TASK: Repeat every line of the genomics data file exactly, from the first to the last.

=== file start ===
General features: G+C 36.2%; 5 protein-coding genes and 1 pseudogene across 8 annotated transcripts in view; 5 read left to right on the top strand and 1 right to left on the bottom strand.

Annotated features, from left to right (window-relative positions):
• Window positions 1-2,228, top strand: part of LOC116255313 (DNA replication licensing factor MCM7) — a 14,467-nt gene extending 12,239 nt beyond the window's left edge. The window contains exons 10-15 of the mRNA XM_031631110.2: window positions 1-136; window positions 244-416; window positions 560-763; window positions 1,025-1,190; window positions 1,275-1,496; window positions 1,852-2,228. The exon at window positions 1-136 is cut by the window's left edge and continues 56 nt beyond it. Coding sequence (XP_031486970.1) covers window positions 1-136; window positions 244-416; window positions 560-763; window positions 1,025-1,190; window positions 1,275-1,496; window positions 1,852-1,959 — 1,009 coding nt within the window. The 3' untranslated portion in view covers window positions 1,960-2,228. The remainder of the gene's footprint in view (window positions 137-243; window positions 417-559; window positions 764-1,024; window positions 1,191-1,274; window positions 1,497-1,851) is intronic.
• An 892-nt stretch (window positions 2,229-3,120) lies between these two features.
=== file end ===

General features: G+C 36.2%; 5 protein-coding genes and 1 pseudogene across 8 annotated transcripts in view; 5 read left to right on the top strand and 1 right to left on the bottom strand.

Annotated features, from left to right (window-relative positions):
• Window positions 1-2,228, top strand: part of LOC116255313 (DNA replication licensing factor MCM7) — a 14,467-nt gene extending 12,239 nt beyond the window's left edge. The window contains exons 10-15 of the mRNA XM_031631110.2: window positions 1-136; window positions 244-416; window positions 560-763; window positions 1,025-1,190; window positions 1,275-1,496; window positions 1,852-2,228. The exon at window positions 1-136 is cut by the window's left edge and continues 56 nt beyond it. Coding sequence (XP_031486970.1) covers window positions 1-136; window positions 244-416; window positions 560-763; window positions 1,025-1,190; window positions 1,275-1,496; window positions 1,852-1,959 — 1,009 coding nt within the window. The 3' untranslated portion in view covers window positions 1,960-2,228. The remainder of the gene's footprint in view (window positions 137-243; window positions 417-559; window positions 764-1,024; window positions 1,191-1,274; window positions 1,497-1,851) is intronic.
• An 892-nt stretch (window positions 2,229-3,120) lies between these two features.